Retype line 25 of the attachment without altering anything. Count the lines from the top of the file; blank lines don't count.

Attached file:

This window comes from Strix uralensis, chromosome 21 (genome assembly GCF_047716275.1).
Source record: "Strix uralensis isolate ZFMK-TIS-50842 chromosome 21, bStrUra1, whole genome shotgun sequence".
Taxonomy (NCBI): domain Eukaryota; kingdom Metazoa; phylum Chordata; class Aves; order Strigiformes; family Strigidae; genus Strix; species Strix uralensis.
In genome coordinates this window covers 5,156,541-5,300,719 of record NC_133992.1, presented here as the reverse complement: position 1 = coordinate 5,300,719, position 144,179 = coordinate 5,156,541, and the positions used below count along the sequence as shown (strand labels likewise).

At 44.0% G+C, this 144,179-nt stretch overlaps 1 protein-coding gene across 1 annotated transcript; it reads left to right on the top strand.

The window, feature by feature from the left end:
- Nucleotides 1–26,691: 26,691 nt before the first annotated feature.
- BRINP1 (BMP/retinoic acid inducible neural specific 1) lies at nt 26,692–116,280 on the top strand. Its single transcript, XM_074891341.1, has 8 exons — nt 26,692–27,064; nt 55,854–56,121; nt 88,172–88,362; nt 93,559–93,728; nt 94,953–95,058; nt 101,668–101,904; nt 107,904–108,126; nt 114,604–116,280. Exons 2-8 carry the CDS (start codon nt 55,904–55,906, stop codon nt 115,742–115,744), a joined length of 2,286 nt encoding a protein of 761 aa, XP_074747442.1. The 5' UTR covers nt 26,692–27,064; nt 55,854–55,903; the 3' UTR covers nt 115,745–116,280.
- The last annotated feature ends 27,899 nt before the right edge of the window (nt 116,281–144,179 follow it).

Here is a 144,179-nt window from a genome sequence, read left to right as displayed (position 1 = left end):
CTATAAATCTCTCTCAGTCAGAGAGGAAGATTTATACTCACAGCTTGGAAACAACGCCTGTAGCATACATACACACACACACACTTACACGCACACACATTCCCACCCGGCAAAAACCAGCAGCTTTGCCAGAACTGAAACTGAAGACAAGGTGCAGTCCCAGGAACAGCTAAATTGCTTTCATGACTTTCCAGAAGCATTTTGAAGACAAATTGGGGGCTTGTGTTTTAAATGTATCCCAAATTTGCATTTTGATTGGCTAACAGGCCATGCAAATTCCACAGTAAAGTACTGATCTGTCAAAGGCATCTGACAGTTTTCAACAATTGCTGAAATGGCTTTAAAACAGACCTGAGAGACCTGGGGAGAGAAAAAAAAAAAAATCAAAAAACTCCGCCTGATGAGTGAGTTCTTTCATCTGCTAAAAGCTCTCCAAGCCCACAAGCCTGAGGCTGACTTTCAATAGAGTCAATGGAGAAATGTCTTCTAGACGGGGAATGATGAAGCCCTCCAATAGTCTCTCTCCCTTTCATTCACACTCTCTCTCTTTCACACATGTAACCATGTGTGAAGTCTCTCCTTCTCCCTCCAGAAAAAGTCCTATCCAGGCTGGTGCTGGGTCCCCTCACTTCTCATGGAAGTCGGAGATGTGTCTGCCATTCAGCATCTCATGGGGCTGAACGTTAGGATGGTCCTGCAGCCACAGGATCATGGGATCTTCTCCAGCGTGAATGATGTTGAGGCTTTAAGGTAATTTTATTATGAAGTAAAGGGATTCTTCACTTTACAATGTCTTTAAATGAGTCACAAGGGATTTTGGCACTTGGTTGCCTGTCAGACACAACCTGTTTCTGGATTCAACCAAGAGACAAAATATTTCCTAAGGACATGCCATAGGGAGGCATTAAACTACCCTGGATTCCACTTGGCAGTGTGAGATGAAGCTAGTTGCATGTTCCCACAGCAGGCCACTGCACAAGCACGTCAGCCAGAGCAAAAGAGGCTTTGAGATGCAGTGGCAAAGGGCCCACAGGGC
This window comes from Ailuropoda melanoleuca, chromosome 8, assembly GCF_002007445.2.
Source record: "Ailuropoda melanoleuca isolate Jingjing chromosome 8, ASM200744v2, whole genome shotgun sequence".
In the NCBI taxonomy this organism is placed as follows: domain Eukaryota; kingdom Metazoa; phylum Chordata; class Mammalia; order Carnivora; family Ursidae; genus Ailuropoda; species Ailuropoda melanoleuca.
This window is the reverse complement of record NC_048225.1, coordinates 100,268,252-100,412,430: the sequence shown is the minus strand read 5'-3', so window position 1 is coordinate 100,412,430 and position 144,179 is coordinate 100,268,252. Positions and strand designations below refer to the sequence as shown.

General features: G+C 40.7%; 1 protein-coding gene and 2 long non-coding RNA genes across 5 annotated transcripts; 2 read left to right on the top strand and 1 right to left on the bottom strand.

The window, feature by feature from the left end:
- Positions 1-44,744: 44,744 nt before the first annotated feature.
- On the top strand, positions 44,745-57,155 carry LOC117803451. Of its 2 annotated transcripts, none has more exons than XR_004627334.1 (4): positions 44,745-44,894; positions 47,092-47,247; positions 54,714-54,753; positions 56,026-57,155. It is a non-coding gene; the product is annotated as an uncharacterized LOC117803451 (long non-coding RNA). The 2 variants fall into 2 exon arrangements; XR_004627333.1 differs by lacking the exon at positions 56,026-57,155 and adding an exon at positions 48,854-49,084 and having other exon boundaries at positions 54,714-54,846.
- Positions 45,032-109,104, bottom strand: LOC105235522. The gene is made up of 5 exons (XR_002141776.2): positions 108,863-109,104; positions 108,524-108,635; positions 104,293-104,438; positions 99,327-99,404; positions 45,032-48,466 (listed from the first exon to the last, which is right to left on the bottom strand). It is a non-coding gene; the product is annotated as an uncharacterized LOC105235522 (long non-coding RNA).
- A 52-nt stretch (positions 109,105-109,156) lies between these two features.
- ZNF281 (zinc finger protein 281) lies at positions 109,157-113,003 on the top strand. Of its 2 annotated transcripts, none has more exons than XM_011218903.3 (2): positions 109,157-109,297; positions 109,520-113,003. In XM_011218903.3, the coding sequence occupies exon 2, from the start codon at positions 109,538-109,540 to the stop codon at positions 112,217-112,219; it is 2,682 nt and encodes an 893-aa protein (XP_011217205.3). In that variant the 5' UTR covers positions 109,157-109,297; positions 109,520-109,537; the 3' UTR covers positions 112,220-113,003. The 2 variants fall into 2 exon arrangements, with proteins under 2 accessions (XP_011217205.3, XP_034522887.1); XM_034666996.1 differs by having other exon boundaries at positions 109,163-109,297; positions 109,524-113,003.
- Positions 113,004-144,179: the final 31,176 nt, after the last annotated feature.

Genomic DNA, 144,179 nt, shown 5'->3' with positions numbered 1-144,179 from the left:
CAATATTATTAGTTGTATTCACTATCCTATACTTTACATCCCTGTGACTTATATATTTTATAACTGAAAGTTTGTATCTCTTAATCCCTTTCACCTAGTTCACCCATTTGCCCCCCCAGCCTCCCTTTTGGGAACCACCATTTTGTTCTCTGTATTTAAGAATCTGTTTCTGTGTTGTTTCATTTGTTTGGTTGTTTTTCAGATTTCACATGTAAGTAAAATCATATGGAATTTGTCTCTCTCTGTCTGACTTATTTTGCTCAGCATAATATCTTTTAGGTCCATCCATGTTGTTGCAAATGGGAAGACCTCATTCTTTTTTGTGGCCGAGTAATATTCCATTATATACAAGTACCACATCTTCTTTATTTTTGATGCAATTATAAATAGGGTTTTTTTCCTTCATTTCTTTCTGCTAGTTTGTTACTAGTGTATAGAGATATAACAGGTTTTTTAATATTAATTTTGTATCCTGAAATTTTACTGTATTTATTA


CAATATTATTAGTTGTATTCACTATCCTATACTTTACATCCCTGTGACTTATATATTTTATAACTGAAAGTTTGTATCTCTTAATCCCTTTCACCTAGTTCACCCATTTGCCCCCCCAGCCTCCCTTTTGGGAACCACCATTTTGTTCTCTGTATTTAAGAATCTGTTTCTGTGTTGTTTCATTTGTTTGGTTGTTTTTCAGATTTCACATGTAAGTAAAATCATATGGAATTTGTCTCTCTCTGTCTGACTTATTTTGCTCAGCATAATATCTTTTAGGTCCATCCATGTTGTTGCAAATGGGAAGACCTCATTCTTTTTTGTGGCCGAGTAATATTCCATTATATACAAGTACCACATCTTCTTTATTTTTGATGCAATTATAAATAGGGTTTTTTTCCTTCATTTCTTTCTGCTAGTTTGTTACTAGTGTATAGAGATATAACAGGTTTTTTAATATTAATTTTGTATCCTGAAATTTTACTGTATTTATTA